It’s a good time to evaluate border crossing procedures, Dent says at Driving for Profit seminar

by Canadian Shipper

WINDSOR, Ont. — For the first time since 9/11, there has been a ‘leveling off’ of new security programs at the border, presenting carriers with a good opportunity to evaluate and improve their border crossing procedures, according to Debbie Dent of the Panalpina Group.

She made the remark yesterday during the second stop of the Driving for Profit seminar series, hosted by NAL Insurance and KRTS Transportation Specialists and sponsored by SelecTrucks.

“We are in a holding pattern,” Dent said, of the seemingly constant influx of new border security programs that have been put in place since 9/11. “This is a prime time to look at how you’re doing business and how you should be doing business (at the border). It’s time to start taking challenges and turning them into opportunities.”

For starters, Dent said carriers that are FAST-approved should be pressuring their customers to take part in the program. While driver and carrier involvement in FAST has been high, there’s still a reluctance among shippers to become FAST-approved, she noted.

“If one of those elements (driver/carrier/freight) is not there, you can’t take advantage of that dedicated lane,” she pointed out.

Dent also suggested carriers encourage their drivers to become FAST-approved and to develop contingency plans for drivers that lose their FAST card. She recalled the story of one driver who failed to declare several bottles of booze he purchased at duty-free. That’s an automatic three-year suspension of FAST privileges, she said.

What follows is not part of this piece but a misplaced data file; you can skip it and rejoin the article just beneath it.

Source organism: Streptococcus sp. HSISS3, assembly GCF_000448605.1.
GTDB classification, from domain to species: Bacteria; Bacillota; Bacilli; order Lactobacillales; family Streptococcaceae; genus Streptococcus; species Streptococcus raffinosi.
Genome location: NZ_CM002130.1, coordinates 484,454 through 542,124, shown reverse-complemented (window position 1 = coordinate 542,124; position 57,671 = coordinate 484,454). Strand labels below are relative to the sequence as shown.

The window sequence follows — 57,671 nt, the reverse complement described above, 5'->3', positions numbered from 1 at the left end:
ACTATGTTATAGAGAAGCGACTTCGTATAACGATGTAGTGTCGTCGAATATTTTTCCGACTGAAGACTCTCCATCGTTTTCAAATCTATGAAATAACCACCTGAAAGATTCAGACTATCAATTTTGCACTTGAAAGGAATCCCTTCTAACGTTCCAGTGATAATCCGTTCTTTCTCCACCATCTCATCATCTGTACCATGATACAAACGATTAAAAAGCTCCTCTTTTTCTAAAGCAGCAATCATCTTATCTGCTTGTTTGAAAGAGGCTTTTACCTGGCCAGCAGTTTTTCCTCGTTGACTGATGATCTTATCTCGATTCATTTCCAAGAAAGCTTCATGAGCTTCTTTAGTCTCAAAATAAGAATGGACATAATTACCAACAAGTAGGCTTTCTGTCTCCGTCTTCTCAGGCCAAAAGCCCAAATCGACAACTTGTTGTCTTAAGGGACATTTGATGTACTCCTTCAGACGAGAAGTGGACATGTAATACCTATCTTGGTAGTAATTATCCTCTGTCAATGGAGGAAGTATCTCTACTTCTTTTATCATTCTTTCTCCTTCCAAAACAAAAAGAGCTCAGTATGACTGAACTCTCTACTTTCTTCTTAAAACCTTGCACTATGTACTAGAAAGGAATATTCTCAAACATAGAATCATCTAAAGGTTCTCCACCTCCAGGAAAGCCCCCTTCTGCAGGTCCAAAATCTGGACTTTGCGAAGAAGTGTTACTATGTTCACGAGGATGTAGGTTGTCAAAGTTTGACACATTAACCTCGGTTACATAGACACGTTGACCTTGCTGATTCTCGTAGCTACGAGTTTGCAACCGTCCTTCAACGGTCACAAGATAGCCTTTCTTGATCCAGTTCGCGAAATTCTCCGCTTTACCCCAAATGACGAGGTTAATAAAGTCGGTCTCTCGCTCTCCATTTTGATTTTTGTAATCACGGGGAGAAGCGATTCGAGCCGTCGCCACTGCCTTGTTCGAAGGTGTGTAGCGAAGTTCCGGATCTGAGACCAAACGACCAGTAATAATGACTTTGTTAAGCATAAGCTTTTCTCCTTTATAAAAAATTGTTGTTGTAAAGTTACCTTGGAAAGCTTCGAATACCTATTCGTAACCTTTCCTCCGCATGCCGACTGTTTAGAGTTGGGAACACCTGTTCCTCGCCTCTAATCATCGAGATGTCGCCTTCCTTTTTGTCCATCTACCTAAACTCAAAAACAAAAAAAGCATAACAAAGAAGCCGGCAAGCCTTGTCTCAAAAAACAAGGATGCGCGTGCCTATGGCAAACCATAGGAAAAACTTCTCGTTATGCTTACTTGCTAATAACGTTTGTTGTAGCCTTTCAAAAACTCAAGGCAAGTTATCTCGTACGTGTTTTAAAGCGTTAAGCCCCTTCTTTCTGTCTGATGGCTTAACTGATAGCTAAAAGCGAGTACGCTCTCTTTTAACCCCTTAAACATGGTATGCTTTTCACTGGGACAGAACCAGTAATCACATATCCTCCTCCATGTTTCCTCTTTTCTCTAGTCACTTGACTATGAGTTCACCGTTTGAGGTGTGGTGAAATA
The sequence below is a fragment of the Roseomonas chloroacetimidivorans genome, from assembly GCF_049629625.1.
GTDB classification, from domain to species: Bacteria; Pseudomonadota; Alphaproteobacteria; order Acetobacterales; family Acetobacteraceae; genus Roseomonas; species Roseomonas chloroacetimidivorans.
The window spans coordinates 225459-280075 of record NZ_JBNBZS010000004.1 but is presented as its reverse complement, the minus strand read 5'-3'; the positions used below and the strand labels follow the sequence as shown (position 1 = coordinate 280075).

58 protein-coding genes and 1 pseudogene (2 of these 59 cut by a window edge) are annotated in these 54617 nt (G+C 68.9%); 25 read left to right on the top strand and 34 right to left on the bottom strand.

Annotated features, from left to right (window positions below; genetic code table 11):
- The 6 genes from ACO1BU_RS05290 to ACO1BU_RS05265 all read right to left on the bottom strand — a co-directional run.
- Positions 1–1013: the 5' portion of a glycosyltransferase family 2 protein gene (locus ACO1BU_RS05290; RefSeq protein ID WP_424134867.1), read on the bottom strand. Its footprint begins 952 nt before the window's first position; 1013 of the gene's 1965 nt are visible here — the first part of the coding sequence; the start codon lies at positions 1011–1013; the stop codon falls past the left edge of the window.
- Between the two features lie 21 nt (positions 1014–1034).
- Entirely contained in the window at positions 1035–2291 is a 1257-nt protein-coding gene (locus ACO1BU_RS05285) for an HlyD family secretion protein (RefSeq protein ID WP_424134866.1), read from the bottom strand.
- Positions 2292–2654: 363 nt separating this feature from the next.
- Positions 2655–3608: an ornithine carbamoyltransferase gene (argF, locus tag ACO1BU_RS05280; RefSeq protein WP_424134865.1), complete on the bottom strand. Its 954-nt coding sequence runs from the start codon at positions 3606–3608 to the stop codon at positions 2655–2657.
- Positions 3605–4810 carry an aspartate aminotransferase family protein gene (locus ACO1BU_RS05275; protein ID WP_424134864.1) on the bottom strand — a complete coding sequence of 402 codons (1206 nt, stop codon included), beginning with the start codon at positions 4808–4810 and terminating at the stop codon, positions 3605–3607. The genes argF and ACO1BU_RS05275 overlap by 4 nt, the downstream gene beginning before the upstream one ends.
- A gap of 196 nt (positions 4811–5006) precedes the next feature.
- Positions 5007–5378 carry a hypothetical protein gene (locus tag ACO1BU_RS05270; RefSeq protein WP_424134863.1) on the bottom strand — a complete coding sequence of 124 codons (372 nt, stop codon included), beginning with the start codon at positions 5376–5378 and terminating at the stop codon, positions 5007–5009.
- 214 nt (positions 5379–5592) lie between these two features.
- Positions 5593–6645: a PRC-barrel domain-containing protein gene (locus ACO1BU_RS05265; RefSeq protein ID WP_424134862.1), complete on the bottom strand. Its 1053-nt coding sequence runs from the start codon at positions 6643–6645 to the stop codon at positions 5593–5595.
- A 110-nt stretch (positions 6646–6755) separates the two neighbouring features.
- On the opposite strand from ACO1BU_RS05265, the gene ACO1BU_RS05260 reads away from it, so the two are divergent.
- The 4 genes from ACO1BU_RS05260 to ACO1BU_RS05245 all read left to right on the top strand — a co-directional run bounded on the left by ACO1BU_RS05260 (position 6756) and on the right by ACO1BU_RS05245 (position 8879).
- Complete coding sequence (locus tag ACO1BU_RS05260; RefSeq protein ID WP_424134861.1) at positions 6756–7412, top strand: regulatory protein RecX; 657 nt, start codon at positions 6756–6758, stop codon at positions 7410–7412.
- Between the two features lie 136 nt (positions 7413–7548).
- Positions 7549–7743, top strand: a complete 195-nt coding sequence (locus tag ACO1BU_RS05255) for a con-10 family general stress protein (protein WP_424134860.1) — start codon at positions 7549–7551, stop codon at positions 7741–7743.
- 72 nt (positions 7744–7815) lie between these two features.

“That’s huge. Now you’ve got to find a way to defer that driver.”

Dent also offered carriers some tips on how to survive a Canadian Border Services Agency (CBSA) audit. She suggested pulling 10 random files and conducting a self-audit to get an idea of whether or not your fleet is in compliance.

“Every day, we see and hear of carriers that have issues with their business records,” said Dent.

She suggested checking to ensure: Bills of Lading have been signed; Customs cargo documentation has been stamped; lists of drivers and equipment are up to date; and that all items acquired outside Canada have been declared including truck repairs.

Dent said one carrier incurred $88,000 in fines because its drivers didn’t know to declare tire purchases and emergency repairs conducted in the US. It’s a $100 penalty for each repair or purchase that wasn’t declared at the border, she pointed out.

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